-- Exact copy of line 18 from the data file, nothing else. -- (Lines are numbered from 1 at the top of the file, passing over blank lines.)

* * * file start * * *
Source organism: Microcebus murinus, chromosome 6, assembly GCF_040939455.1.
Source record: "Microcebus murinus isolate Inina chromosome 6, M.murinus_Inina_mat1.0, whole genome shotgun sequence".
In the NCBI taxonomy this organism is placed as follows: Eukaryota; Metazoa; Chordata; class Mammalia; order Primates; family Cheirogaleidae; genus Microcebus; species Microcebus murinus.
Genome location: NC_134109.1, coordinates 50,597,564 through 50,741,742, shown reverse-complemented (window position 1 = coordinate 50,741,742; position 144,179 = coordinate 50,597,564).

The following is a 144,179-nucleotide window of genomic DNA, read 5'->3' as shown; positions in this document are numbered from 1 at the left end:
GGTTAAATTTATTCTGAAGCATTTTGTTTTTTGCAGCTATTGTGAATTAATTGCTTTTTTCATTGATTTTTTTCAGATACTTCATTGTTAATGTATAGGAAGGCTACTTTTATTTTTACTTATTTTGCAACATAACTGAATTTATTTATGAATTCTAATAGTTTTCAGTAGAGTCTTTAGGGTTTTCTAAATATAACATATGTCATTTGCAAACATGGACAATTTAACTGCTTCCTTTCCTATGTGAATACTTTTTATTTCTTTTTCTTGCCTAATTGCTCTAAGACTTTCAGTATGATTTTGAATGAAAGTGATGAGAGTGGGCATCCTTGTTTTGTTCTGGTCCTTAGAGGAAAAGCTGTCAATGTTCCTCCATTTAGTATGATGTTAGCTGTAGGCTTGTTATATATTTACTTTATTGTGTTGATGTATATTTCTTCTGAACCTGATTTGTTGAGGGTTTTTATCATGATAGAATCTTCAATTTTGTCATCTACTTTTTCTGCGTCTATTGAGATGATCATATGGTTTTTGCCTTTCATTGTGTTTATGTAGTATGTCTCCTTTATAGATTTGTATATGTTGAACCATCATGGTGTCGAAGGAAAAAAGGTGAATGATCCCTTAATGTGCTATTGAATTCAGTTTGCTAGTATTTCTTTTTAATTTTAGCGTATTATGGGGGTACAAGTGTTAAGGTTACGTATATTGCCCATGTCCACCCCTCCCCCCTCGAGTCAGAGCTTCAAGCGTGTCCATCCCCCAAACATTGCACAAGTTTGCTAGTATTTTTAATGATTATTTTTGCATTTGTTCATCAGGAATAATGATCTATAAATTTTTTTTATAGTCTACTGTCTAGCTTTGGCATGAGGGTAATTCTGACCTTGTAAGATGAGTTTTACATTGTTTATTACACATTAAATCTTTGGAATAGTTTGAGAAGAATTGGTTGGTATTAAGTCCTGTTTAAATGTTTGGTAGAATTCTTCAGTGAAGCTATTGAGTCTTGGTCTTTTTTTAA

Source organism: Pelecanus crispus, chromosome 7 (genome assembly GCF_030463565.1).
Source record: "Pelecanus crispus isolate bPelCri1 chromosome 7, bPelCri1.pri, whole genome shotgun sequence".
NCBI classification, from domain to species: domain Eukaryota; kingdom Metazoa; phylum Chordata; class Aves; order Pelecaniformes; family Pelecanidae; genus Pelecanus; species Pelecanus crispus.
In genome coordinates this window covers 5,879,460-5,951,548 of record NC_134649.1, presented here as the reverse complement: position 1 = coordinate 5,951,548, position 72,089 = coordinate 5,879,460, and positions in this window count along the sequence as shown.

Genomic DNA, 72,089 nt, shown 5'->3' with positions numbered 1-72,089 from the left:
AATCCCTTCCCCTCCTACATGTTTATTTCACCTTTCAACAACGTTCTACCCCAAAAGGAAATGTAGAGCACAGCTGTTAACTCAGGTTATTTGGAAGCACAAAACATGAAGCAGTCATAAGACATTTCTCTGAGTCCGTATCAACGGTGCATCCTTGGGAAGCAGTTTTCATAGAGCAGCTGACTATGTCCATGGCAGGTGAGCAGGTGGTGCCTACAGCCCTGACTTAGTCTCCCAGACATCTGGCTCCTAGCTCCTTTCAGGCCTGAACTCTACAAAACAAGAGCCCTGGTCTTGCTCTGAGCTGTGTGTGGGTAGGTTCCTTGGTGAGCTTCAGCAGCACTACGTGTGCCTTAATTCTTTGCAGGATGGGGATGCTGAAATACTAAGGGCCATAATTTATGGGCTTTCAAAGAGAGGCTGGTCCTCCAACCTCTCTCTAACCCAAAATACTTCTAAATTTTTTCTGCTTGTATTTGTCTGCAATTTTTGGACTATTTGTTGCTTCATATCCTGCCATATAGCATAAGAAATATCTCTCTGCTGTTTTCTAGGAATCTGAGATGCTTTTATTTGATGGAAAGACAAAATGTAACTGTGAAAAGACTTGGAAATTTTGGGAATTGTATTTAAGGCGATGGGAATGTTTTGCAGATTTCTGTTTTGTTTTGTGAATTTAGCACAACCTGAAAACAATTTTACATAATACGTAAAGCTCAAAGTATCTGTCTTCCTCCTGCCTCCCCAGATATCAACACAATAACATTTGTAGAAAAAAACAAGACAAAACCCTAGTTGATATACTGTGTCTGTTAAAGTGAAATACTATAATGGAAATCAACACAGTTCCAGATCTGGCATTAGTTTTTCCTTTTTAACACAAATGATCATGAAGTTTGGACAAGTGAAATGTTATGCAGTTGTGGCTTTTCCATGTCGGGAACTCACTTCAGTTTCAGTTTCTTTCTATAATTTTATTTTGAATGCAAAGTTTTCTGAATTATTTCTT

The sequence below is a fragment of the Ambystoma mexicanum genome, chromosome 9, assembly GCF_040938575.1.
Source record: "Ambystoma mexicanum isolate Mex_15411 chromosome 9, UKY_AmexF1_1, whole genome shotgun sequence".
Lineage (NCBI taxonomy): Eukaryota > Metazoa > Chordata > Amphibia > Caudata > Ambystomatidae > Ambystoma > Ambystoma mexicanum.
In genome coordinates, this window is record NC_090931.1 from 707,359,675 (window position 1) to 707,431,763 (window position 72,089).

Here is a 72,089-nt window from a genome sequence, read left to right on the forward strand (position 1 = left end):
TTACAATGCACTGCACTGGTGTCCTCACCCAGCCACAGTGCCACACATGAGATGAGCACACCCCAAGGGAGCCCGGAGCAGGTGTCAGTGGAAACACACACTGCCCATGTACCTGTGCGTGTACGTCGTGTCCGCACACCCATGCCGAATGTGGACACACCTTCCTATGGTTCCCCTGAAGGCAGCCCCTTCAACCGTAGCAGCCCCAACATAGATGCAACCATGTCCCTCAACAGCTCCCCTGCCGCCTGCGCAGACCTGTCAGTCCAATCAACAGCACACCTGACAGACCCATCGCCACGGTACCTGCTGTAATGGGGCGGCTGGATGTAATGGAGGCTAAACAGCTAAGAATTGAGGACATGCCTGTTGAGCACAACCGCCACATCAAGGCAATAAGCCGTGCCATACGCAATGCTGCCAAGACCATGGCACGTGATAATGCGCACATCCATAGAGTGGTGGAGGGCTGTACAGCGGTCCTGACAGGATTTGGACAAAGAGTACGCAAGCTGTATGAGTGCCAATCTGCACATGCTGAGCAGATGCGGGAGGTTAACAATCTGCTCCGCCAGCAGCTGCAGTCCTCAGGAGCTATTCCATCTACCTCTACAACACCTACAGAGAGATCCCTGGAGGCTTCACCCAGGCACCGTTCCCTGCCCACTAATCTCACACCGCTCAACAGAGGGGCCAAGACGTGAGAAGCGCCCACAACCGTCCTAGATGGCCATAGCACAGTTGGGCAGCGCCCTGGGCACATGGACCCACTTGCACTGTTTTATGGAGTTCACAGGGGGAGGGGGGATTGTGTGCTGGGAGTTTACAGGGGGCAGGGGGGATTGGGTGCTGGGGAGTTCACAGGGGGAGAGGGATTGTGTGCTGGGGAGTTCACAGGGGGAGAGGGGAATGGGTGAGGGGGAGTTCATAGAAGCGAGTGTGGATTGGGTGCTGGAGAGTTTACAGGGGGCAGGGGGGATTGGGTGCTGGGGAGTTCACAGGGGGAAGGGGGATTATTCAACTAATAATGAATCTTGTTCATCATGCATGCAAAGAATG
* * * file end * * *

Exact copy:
TTACAATGCACTGCACTGGTGTCCTCACCCAGCCACAGTGCCACACATGAGATGAGCACACCCCAAGGGAGCCCGGAGCAGGTGTCAGTGGAAACACACACTGCCCATGTACCTGTGCGTGTACGTCGTGTCCGCACACCCATGCCGAATGTGGACACACCTTCCTATGGTTCCCCTGAAGGCAGCCCCTTCAACCGTAGCAGCCCCAACATAGATGCAACCATGTCCCTCAACAGCTCCCCTGCCGCCTGCGCAGACCTGTCAGTCCAATCAACAGCACACCTGACAGACCCATCGCCACGGTACCTGCTGTAATGGGGCGGCTGGATGTAATGGAGGCTAAACAGCTAAGAATTGAGGACATGCCTGTTGAGCACAACCGCCACATCAAGGCAATAAGCCGTGCCATACGCAATGCTGCCAAGACCATGGCACGTGATAATGCGCACATCCATAGAGTGGTGGAGGGCTGTACAGCGGTCCTGACAGGATTTGGACAAAGAGTACGCAAGCTGTATGAGTGCCAATCTGCACATGCTGAGCAGATGCGGGAGGTTAACAATCTGCTCCGCCAGCAGCTGCAGTCCTCAGGAGCTATTCCATCTACCTCTACAACACCTACAGAGAGATCCCTGGAGGCTTCACCCAGGCACCGTTCCCTGCCCACTAATCTCACACCGCTCAACAGAGGGGCCAAGACGTGAGAAGCGCCCACAACCGTCCTAGATGGCCATAGCACAGTTGGGCAGCGCCCTGGGCACATGGACCCACTTGCACTGTTTTATGGAGTTCACAGGGGGAGGGGGGATTGTGTGCTGGGAGTTTACAGGGGGCAGGGGGGATTGGGTGCTGGGGAGTTCACAGGGGGAGAGGGATTGTGTGCTGGGGAGTTCACAGGGGGAGAGGGGAATGGGTGAGGGGGAGTTCATAGAAGCGAGTGTGGATTGGGTGCTGGAGAGTTTACAGGGGGCAGGGGGGATTGGGTGCTGGGGAGTTCACAGGGGGAAGGGGGATTATTCAACTAATAATGAATCTTGTTCATCATGCATGCAAAGAATG